Dominican Sister, Dr Patricia Madigan, Director of the Centre for Interfaith Ministry, Education and Research (CIMER) shares some of the stories that have emerged from her study, ‘Three Generations of Women in Iraq’.
Dominican Sister, Dr Patricia Madigan op, Director of the Centre for Interfaith Ministry, Education and Research and American colleague, Sister Martha Ann Kirk, Professor of Religious Studies at the University of the Incarnate Word, have recently researched the impact of the Fezalar schools in Iraq.
Eight schools and one university have been established by Turkish Muslims since the 1988 massacres in northern Iraq to provide a setting in which students of sharply different backgrounds can learn together. The teachers have been inspired by Fethullah G?len, a Turkish Islamic scholar, who encourages education which builds reconciliation, respect for diversity, justice and peace.
In the study titled “Three Generations of Women in Iraq”, the voices of women, which have often been marginalised, are placed at the centre of the research. With no incidents of violence in the autonomous region of northern Iraq since 2006, after decades of conflict and civil war, daughters, their mothers and grandmothers, were asked about the difference the new educational opportunities were making in their lives.
Pawan, Jahdiye and Mamiz
Grandmother Mamiz Hassan belonged to a family of landowners that had thousands and thousands of sheep. Pawan, her granddaughter, remembered how, “From the time I opened my eyes, there has been fighting. Mothers have been crying for their husbands and for their children.”
Pawan told the story of her fifth grade maths teacher who had come from Turkey. “He had left medical school to be a teacher. While he was studying medicine, his father was in a car accident in Mosul. He was not dead, but the mafia came and took parts of his body. I said to our teacher, ‘How could you come to teach and help us? You could have taken revenge on us.’ This was about twenty years after his father’s death, but the teacher started to cry and said, ‘I love you.’ We all started to cry. I said, ‘You have taught us to return love and not revenge.’”
Pawan’s family wanted to send her abroad to medical school, but she kept insisting on teacher education in Iraq, with lower pay. She said, “When the end of the month comes, and I have little, I know I am doing this for God. I don’t have time to think about my salary; I’m thinking about my students.”
Hero and Shno
Hero, who attended a Turkish school in Sulaimaniya, said, “I was two months old at the time of the chemical bombing of Halabja.”
This massacre of the Kurdish people took place on 16 March 1988 and remains very strong in people’s memories. Near the end of the Iran-Iraq war, the central Iraqi government believed that the Kurds of Halabja were assisting Iran, which is on the other side of the mountains, only half an hour away.
Hero’s aunt Shno said, “About 183,000 people lived in Halabja. We have the names of 5,000 who disappeared, but there were probably more because sometimes whole families were killed, so no one was left to indicate that others had died.”
Shno said, “We went to our neighbours because they had an underground shelter. We stayed there for three days. We got water and a cloth to put over our mouths and noses. It was strange; there was no sound of a bomb because it was just the chemicals dropping. Then there was a strange smell. We left the city quickly with no clothes or anything. Hero was two months old.”
Hero, whose life began amidst such challenges, was encouraged at the Turkish school in Sulaimaniya. Now she is happy teaching fifth grade maths at Nulifer, the Turkish school in Erbil. As she was given hope, she wants to share hope. She is grateful that a Turkish school is now starting in Halabja.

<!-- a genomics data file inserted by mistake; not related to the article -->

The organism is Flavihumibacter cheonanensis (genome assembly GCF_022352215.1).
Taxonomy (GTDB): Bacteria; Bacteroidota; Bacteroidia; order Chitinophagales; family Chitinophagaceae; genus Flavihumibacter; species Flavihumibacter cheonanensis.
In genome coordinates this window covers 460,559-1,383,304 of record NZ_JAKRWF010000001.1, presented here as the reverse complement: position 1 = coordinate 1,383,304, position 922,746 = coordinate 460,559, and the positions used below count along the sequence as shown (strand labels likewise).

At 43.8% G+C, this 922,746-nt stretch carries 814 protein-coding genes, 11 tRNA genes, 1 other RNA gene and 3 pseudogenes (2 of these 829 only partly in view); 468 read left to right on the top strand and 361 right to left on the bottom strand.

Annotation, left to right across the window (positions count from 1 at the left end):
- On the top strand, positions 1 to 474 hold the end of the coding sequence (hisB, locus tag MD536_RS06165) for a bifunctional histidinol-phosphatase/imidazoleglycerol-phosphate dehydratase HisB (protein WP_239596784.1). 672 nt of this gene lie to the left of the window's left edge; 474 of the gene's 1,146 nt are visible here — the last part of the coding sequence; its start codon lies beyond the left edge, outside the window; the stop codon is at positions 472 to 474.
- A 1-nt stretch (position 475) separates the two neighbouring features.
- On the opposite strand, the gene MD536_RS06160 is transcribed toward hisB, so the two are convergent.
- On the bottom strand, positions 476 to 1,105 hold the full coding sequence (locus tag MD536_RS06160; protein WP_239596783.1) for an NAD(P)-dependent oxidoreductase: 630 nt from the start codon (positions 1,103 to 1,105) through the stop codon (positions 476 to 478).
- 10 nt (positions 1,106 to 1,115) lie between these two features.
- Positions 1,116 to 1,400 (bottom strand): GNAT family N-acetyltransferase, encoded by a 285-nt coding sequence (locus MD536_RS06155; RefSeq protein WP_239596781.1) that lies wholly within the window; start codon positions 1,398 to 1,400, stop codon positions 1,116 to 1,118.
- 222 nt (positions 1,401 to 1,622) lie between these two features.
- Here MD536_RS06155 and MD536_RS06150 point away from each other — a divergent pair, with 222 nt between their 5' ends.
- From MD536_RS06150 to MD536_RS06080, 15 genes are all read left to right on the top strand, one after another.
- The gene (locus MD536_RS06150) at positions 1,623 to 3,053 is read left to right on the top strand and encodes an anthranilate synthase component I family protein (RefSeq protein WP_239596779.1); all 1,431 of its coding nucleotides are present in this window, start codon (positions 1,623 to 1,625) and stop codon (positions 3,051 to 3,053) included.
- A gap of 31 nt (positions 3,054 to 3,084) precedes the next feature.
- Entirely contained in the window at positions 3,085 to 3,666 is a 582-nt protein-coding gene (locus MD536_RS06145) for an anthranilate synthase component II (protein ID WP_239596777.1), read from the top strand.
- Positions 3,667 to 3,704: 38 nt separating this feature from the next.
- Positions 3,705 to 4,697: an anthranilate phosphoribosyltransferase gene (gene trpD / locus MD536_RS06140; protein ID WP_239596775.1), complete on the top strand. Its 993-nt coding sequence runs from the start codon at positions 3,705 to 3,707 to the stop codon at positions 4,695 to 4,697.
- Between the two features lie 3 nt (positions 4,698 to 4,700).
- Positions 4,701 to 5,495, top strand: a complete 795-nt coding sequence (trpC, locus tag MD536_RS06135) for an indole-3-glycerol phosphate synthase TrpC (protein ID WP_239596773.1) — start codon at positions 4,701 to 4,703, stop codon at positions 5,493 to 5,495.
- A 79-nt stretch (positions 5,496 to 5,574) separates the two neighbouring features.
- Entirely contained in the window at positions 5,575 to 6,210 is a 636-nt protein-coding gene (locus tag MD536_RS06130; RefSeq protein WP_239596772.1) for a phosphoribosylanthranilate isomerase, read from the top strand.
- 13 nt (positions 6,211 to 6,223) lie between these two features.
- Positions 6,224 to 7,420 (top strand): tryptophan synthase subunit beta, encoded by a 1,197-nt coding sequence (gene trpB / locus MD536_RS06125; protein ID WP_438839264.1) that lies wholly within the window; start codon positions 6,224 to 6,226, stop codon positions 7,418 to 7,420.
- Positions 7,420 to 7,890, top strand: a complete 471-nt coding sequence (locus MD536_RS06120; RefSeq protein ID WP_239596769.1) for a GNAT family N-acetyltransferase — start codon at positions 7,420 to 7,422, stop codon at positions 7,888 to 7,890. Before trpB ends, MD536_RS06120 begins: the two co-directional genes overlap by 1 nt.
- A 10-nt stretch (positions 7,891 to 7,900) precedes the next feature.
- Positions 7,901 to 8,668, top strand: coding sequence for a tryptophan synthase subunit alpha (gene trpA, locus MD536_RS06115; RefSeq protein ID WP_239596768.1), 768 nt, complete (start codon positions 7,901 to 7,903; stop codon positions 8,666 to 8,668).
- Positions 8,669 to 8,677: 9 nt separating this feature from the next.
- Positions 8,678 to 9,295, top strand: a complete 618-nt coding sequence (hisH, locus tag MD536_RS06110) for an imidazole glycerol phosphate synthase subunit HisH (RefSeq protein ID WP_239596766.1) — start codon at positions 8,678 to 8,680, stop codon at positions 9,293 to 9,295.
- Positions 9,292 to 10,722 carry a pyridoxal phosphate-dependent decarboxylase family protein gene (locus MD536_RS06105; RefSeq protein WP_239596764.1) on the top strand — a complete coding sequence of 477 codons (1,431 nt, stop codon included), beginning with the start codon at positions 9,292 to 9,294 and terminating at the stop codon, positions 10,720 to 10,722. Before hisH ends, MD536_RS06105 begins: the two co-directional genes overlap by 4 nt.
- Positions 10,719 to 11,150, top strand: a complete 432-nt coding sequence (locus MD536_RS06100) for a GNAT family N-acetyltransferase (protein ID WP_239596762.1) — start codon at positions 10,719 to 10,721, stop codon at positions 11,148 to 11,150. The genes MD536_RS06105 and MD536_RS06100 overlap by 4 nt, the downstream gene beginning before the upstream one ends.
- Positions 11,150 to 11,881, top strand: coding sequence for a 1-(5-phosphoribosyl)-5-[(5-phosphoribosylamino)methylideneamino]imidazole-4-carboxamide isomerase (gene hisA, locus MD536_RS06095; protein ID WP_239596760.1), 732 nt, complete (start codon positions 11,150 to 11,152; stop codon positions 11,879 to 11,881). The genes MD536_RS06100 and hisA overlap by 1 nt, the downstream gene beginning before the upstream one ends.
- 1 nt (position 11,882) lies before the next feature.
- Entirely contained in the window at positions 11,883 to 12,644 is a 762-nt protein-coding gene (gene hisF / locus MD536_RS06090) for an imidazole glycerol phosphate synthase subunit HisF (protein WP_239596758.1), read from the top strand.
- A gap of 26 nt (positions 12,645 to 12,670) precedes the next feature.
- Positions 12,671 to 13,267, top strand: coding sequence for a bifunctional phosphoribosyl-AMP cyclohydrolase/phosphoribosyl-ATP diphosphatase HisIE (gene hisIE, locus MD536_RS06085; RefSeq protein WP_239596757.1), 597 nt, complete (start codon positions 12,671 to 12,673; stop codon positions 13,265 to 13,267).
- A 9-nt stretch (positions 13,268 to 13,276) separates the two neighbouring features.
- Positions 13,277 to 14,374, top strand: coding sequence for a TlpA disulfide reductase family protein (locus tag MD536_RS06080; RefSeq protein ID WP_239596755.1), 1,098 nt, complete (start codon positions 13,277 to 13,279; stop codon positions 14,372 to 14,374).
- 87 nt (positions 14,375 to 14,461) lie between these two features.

Nergis and her mother
Nergis’ mother said, “I had three sisters and one brother who died. We did not have medical help in the village. We worked in the fields. Then we came to the city. I was always so tired. My husband was away being a soldier.”
Then daughter Nergis started to talk about her life. “We are eight sisters and five brothers. We have all studied. Mother thinks it is important for both boys and girls to study. Mother supported us by making bread and ice cream. My brothers would go out with carts and sell what she had made.”
Nergis said, “Like all the people here, we ran away to Iran. I was three when we escaped in 1991. To lighten the burden my oldest brother wanted to throw us into the river. My father responded, ‘Why are we fleeing to save our lives if you just want to throw them away?’
After a while a family took us in and helped us. Our father was gone so much because Saddam forced people to be soldiers. You might be killed if you refused. Our father had already done his time of military service, but they came back wanting more service. We made a false wall in the house for him to hide, not to be taken. Then after that war was over, the Kurdish civil war started between tribes that wanted power.”
Nergis is now an Abla (Big Sister) looking after 24 girls in the Nulifer school dormitory. She said, “In these schools they have taught me to help others. Helping others and trusting God has helped me. Like a miracle, I was the top student in the first year at the university.”
While people of families of different ethnic groups, including Kurdish, Turkmen and Arab, had often been separated from each other, within the Turkish schools they are becoming friends, learning to respect each other’s cultures and religions, and working together for peace. Stories of Iraqi women’s resilience, courage and compassion brim with wisdom and engender much hope for the future, for the women themselves and for the ongoing development of the region of northern Iraq.
To learn more about Interfaith Ministry Education and Research visit www.cimer.org.au
Source: Catholic Religious Australia
Photo Credit: Catholic Religious Australia